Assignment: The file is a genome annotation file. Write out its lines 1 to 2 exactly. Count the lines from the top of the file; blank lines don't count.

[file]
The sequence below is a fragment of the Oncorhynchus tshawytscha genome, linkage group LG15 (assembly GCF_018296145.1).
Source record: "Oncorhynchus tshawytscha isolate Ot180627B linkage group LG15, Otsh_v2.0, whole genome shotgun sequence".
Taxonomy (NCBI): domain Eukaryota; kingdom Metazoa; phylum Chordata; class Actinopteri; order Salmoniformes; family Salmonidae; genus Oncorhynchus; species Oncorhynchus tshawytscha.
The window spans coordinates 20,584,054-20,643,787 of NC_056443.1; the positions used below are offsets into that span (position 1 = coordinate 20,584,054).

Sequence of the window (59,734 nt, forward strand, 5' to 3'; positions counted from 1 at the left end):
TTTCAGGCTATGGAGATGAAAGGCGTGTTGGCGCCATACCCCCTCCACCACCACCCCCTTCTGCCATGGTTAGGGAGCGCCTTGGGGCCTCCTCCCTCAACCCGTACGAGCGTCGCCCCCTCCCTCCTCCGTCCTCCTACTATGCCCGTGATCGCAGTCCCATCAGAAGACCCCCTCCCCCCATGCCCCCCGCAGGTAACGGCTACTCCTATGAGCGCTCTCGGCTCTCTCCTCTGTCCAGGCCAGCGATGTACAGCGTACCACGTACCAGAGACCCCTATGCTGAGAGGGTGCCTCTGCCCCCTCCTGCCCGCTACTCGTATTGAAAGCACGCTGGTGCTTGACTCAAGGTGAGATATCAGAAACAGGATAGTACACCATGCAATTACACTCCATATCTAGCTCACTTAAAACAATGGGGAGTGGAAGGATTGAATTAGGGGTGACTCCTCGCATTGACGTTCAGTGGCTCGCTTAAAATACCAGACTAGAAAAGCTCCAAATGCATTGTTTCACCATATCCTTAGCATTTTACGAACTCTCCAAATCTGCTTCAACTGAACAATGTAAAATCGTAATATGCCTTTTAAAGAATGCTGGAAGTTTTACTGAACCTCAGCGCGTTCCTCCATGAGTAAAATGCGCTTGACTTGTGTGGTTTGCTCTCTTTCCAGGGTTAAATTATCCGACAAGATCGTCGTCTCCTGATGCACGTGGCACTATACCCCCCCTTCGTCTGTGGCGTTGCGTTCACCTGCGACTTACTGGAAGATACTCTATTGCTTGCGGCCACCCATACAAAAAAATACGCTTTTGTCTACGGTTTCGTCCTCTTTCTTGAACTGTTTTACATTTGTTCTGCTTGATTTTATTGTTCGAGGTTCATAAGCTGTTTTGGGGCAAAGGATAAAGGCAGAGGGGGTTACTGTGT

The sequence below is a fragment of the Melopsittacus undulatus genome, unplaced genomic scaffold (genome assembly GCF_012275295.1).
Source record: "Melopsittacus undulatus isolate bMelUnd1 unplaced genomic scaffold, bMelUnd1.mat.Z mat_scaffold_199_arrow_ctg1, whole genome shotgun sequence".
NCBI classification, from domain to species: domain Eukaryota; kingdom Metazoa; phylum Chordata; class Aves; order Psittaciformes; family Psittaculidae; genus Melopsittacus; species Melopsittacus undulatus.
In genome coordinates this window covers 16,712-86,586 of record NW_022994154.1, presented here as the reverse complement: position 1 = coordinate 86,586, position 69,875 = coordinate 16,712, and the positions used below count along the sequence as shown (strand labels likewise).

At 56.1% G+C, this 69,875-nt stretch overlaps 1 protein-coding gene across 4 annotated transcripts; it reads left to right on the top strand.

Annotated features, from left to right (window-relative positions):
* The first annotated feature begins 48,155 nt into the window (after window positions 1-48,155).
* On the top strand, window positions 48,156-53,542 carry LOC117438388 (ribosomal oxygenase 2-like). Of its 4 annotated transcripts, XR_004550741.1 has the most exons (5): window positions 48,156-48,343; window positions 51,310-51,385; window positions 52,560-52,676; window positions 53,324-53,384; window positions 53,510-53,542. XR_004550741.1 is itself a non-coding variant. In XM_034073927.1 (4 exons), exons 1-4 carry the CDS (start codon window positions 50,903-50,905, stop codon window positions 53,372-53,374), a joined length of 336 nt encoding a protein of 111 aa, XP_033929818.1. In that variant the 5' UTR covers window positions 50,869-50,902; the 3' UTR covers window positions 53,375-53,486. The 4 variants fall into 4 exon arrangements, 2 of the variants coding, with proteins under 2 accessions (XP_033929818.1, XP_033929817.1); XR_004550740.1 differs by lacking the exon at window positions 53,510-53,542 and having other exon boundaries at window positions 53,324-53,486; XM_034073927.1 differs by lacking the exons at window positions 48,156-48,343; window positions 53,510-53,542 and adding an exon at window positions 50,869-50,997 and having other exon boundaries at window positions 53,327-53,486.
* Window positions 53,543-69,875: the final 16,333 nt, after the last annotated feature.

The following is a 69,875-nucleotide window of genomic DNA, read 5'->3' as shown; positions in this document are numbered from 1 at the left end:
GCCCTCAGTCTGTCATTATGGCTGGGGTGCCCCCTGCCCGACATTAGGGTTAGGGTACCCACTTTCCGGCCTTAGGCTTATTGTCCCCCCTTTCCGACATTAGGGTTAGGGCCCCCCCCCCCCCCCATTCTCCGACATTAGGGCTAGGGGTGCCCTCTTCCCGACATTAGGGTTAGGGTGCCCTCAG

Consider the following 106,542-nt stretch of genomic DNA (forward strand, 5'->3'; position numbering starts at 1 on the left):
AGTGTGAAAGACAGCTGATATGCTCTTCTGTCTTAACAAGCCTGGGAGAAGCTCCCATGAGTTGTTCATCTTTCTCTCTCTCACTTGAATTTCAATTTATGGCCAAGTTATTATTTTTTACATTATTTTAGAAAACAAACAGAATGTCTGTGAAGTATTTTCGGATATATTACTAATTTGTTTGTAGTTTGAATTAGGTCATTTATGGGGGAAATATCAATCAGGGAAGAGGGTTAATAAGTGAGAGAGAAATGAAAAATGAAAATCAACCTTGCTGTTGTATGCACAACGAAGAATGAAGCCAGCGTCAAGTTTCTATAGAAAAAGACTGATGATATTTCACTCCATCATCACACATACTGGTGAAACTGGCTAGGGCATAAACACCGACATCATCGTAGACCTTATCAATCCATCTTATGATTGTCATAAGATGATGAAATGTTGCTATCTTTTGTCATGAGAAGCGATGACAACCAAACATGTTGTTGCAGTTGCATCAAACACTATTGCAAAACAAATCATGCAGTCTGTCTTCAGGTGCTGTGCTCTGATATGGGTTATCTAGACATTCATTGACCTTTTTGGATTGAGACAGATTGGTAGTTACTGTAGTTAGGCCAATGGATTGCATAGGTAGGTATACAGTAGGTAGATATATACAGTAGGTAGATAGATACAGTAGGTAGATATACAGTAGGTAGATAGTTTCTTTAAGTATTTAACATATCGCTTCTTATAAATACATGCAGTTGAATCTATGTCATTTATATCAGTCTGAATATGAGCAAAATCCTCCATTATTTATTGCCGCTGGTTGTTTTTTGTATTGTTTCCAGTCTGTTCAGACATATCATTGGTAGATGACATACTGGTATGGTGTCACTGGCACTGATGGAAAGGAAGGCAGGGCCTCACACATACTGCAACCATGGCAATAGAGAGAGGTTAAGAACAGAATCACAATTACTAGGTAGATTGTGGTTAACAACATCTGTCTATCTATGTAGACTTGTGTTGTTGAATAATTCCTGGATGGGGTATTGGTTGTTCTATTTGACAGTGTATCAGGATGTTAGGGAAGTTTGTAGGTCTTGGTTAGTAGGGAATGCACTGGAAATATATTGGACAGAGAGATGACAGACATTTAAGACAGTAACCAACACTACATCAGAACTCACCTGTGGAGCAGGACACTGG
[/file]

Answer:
The sequence below is a fragment of the Oncorhynchus tshawytscha genome, linkage group LG15 (assembly GCF_018296145.1).
Source record: "Oncorhynchus tshawytscha isolate Ot180627B linkage group LG15, Otsh_v2.0, whole genome shotgun sequence".